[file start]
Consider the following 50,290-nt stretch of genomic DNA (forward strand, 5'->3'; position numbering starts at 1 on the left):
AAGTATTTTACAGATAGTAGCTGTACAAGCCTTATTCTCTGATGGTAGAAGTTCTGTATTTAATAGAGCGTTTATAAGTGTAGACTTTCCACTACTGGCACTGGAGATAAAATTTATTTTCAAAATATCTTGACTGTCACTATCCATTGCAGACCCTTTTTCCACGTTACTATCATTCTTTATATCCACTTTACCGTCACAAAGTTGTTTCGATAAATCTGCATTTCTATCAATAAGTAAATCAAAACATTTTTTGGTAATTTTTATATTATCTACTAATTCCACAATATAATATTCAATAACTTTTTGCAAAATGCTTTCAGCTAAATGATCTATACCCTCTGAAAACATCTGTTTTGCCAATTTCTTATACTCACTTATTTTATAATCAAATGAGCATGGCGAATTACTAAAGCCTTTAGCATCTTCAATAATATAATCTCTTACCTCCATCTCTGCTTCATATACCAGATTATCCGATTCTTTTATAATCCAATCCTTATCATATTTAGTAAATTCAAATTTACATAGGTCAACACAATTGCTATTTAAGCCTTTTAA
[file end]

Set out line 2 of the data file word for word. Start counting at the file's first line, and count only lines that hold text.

AAGTATTTTACAGATAGTAGCTGTACAAGCCTTATTCTCTGATGGTAGAAGTTCTGTATTTAATAGAGCGTTTATAAGTGTAGACTTTCCACTACTGGCACTGGAGATAAAATTTATTTTCAAAATATCTTGACTGTCACTATCCATTGCAGACCCTTTTTCCACGTTACTATCATTCTTTATATCCACTTTACCGTCACAAAGTTGTTTCGATAAATCTGCATTTCTATCAATAAGTAAATCAAAACATTTTTTGGTAATTTTTATATTATCTACTAATTCCACAATATAATATTCAATAACTTTTTGCAAAATGCTTTCAGCTAAATGATCTATACCCTCTGAAAACATCTGTTTTGCCAATTTCTTATACTCACTTATTTTATAATCAAATGAGCATGGCGAATTACTAAAGCCTTTAGCATCTTCAATAATATAATCTCTTACCTCCATCTCTGCTTCATATACCAGATTATCCGATTCTTTTATAATCCAATCCTTATCATATTTAGTAAATTCAAATTTACATAGGTCAACACAATTGCTATTTAAGCCTTTTAA